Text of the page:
LGMT 683 ASSIGNMENT; 3.2 Discussion Questions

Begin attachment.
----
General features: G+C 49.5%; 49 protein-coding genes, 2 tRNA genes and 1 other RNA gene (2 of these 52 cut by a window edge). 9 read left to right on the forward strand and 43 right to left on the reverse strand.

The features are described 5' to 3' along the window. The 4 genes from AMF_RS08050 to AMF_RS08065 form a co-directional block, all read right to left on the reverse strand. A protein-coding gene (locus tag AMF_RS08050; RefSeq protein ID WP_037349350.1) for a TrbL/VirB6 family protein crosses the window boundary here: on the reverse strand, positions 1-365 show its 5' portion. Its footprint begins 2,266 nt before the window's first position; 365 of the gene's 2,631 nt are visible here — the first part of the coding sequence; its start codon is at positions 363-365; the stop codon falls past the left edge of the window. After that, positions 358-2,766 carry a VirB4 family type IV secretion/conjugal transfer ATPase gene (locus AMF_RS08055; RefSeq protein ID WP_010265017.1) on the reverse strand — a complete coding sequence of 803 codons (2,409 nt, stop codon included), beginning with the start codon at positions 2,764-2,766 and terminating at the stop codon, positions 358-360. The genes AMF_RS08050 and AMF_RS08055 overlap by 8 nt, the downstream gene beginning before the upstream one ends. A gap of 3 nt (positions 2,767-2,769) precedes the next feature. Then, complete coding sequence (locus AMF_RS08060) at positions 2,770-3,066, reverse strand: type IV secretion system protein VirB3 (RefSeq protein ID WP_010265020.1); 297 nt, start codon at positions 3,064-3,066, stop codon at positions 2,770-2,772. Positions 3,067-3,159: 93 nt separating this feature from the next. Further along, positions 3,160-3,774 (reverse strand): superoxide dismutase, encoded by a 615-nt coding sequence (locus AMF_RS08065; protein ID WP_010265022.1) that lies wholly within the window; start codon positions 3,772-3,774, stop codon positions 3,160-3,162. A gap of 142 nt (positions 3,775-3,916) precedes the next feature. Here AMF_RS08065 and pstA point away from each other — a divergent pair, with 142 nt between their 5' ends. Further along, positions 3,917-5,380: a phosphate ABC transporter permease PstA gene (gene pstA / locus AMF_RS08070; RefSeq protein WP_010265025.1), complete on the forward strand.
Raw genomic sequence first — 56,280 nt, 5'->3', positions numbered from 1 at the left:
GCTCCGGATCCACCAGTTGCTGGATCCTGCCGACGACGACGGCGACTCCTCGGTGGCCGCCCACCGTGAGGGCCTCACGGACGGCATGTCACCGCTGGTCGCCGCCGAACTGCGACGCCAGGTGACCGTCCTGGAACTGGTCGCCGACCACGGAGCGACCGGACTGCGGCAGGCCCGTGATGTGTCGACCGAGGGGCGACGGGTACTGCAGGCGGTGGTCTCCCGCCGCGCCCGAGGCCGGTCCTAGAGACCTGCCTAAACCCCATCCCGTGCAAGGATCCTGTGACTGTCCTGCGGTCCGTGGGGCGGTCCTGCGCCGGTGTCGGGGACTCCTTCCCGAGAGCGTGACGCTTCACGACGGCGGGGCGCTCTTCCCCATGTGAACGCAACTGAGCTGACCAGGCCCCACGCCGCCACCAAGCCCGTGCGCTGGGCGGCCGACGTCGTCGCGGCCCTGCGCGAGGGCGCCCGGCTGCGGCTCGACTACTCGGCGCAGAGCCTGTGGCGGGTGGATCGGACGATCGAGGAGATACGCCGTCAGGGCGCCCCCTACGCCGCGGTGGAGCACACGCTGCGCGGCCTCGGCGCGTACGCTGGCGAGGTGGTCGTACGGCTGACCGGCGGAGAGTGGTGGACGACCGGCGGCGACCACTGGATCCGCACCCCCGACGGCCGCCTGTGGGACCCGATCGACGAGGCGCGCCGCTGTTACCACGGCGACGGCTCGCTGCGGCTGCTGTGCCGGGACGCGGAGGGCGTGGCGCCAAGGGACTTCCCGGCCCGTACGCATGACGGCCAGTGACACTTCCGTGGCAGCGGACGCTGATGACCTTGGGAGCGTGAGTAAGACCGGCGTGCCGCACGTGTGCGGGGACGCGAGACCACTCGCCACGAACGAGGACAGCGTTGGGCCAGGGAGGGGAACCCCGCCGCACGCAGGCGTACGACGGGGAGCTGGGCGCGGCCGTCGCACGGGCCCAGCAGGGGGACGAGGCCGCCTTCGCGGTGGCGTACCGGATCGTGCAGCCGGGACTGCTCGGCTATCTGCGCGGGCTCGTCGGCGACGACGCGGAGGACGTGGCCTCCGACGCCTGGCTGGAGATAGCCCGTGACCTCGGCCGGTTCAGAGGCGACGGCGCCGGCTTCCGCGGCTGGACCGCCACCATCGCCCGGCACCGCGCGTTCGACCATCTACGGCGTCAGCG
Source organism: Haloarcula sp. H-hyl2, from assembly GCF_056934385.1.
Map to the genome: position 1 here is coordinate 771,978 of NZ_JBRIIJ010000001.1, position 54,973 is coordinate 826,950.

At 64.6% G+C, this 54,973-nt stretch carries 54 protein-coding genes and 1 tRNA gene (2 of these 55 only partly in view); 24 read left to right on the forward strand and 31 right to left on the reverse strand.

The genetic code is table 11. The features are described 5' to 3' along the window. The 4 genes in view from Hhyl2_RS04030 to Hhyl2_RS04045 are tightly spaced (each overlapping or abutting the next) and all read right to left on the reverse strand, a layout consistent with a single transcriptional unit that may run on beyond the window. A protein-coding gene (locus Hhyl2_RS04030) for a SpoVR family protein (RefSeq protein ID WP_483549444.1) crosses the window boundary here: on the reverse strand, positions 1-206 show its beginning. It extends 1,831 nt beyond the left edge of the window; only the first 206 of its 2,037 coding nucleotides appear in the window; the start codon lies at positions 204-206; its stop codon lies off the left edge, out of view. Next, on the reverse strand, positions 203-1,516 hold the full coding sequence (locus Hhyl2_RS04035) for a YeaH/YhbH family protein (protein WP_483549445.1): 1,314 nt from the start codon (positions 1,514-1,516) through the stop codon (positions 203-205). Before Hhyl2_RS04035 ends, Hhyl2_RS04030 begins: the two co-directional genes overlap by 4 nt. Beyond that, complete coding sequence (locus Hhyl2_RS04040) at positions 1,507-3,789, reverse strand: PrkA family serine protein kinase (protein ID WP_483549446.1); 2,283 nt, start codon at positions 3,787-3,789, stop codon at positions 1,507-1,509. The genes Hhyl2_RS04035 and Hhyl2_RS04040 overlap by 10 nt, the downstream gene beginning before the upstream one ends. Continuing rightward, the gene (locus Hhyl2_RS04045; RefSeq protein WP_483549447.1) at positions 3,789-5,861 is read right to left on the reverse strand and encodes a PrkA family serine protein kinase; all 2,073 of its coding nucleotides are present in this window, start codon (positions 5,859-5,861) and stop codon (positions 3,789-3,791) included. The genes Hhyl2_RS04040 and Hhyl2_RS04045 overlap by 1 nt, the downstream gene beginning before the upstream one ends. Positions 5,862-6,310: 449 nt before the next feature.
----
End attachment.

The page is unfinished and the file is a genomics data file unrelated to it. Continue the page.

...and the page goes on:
Question LGMT 683: 3.2 Discussion Questions Post your answer to only one of the topics below. Begin your post with the question you are answering and then make your response. Briefly describe one example of a firm that appears to have done a good job in balancing their e-business distribution network with their “brick and mortar” distribution store network. Use at least four criteria from the e-business scorecard in the text to justify your response. Why is it important to ensure that incentives are aligned in a supply chain? (Hint: see summary at end of the presentation for Chapter 4) Reply to at least two of your classmates on different topics than your original post. CLASSMATES POSTS: SUSETTE Why is it important to ensure that incentives are aligned in a supply chain? A supply chain works well if its companies’ incentives are aligned if the risks costs and rewards of doing business are distributed fairly across the network. When the companies’ incentives are not in line the companies’ actions won’t optimize the chain’s performance. Misaligned incentives are often the cause of excess inventory stock-outs inaccurate forecasts poor sales efforts and even poor customer service (Narayanan & Raman 2004). There are three reasons why incentive-related issues arise in supply chains. First when companies cannot observe other firms’ actions they find it hard to persuade those firms to do their best to the supply network. Second it’s difficult to align interests when one company has information or knowledge that others in the supply chain don’t. Third incentive schemes are often poorly designed. Once companies have identified the root causes of incentive problems they can use one of three types of solutions to bring incentives back into line: Contract based: Rewriting their contracts Information based: Disseminating information throughout the supply chain Trust based: Developing trust Managers need to take into consideration that the term incentives (how you pay) cannot be exchanged with negotiations (how much you pay); they should recognize that it is hard for some people to recognize that their behavior is driven by incentives. These are possible barriers that managers can encounter when they are trying to solve their incentive issues. Most organizations don’t have the influence to redesign an entire chain’s incentives but they can change only the incentives of their existing partners. It’s also important to periodically reassess incentives because even top-performing networks find that changes in technology or business conditions alter the alignment of incentives. References: Chopra & Meindl. (2012). Supply Chain Management 5th Edition. VitalSource Bookshelf version. Retrieved from http://online.vitalsource.com Narayanan V.G. & Raman A. (2004). Aligning Incentives in Supply Chains. Harvard Business Review. Retrieved from https://hbr.org/2004/11/aligning-incentives-in-supply-chains Retrieved from http://www.scdigest.com/assets/FirstThoughts/08-10-03.php TERESA Briefly describe one example of a firm that appears to have done a good job in balancing their e-business distribution network with their “brick and mortar” distribution store network. Use at least four criteria from the e-business scorecard in the text to justify your response. Walmart has done a good job of balancing its online and retail store network by innovating in the areas of (but not limited to): Information – Walmart used information technology to track and understand consumer behavior from an early age. According to Sam Hornblower of Frontline: “In 1985 Walton and his chief lieutenant David Glass began developing a program called Retail Link. The software and the hardware that went along with it took years to perfect eventually costing $4 billion. This revolutionary system delivered sophisticated information on consumer behavior drawn from the data imbedded in the barcodes that passed through checkout counters.” This software and approach to deciphering consumer behavior has expanded Walmart’s ability to partner with and exert control over its suppliers. Hornblower adds that “At the heart Wal-Mart’s offer to share its software program was a Faustian bargain for suppliers: Use our Retail Link program play by our new rules and we will be your gateway to sales beyond your wildest dreams. Or refuse and be shut out of America’s dominant retail chain. In fact by sharing Retail Link Wal-Mart gained command over its suppliers and effectively penetrated their executive decision-making” (Matthews 2012). Product availability – As online and offline retail operations become more tightly knit as customers purchase online and pick up in stores or place web orders while roaming store aisles Wal-Mart thinks it has a competitive advantage. “With over 4500 stores we are within 10 miles of nearly 90% of all Americans” Greg Foran Wal-Mart’s new CEO of its U.S. business told investors last week in a strategic update on Wal-Mart’s U.S. operations. “As we continue to expand that equation becomes even more fascinating. That is a competitive advantage.” The reason is because the many Americans who live near a Wal-Mart could save on shipping costs and pick up web purchases at their local store before an online-only competitor like Amazon.com could have that same purchase shipped to their home (Zaroban 2015). Flexible pricing portfolio promotions – Wal-Mart is offering a discount of $10 on shoppers’ first order of $50 or more at some stores to entice customers to purchase their groceries online as part of a test phase of some locations. The grocery delivery system is not online; customers order online and pick up their order in the store. In Bentonville Ark. the pickup location is a standalone grocery pickup store separate from a regular Wal-Mart building (Geier 2015). Facilities – Walmart helped shape the physical landscape of the US retail industry. Thanks in part to the Walmart format Americans have demanded bigger stores that had to be built on the outskirts of small towns or in the suburbs of large cities. The same drive for greater selection and low prices that made Walmart so successful must be balanced as online sales take a larger share of retail sales (Matthews 2012). I think the more recent articles of this post demonstrate how Walmart is now taking advantage of its large stores to also serve the online customer community by facilitating same-day pick-up of online orders. Reference: Geier B. (2015). How Walmart will get you to order your groceries online. Retrieved from http://fortune.com/2015/03/26/walmart-order-online/ on November 2 2015 Matthews C. (2012). 10 Ways Walmart Changed the World. Retrieved from: http://business.time.com/2012/07/02/ten-ways-walmart-changed-the-world/ on November 2 2015 Zaroban S. (2015). The new head of Wal-Mart U.S. says stores are key to winning customers online. Retrieved from: https://www.internetretailer.com/2015/04/15/wal-mart-stores-are-key-winning-customers-online on November 2 2015 PS: PLEASE RESPOND TO ONE OF THE QUESTIONS AND RESPOND TO MY CLASSMATES POSTS AS YOU WERE SPEAKING TO THEM DIRECTLY. 3.3 QUESTIONS CHAPTER 4: 4) WHAT TYPES OF DISTRIBUTION NETWORKS ARE TYPICALLY BEST SUITED FOR COMMODITY ITEMS? 5) WHAT TYPE OF NETWORK IS BEST SUITED TO HIGHLY DIFFERENTIATED PRODUCTS? 6) INTHE FUTURE DO YOU SEE THE VALUE ADDED BY DISTRIBUTORS DECREASING INCREASING OR STAYING ABOUT THE SAME? CHAPTER 5: 6) CONSIDER A FIRM SUCH AS DELL WITH FEW PRODUCTION FACILITIES WORLDWIDE . LIST THE PROS AND CONS OF THIS APPROACH AND WHY IT MAY OR MAY NOT BE SUITABLE FOR THE COMPUTER INDUSTRY. 7) CONSIDER A FIRM SUCH AS FORD WITH MORE THAN 150 FACILITIES WORLDWIDE. LIST THE PROS AND CONS OF HAVING MANY FACILITIES AND WHY IT MAY OR MAY NOT BE SUITABLE FOR THE AUTOMOBILE INDUSTRY. 3.4 ASSIGNMENT Chapter 5: Network Design in the Supply Chain Right click and save the Sun Oil Exceldemo to your hard drive. If the demand in Asia doubles what happens to the total cost and what is the best configuration of plants for Sun Oil under these conditions? Note: Use the “Solver” capability under the ”Tools” menu (but you need to change the demand for Asia in cell E9 from 16 to 32 prior to running “Solver”). *Note on using the “Solver” Add-In:The Solver Add-in is an Excel add-in program that is available when you install Microsoft Office or Excel. To use it in Excel however you need to load it first. Instructions for doing so were included within the module. For Excel 2003: 1. On the Tools menu click Add-Ins. 2. In the Add-Ins available box select the check box next to Solver Add-in and then click OK. Tip: If Solver Add-in is not listed click Browse to locate it. 3. If you see a message that tells you the Solver Add-in is not currently installed on your computer click Yes to install it. 4. Click Tools on the menu bar. When you load the Solver Add-in the Solver command is added to the Tools menu. For Excel 2007: 1. Click the Microsoft Office Button 2. Click Excel Options 3. Click Go 4. In the Add-ins available ;box select the Solver Add-in check box and then click OK. Tip: If Solver Add-in is not listed in the ;Add-Ins available box click Browse to locate the add-in. 3.4 ASSIGNMENT AS FIRST ATTACHMENT.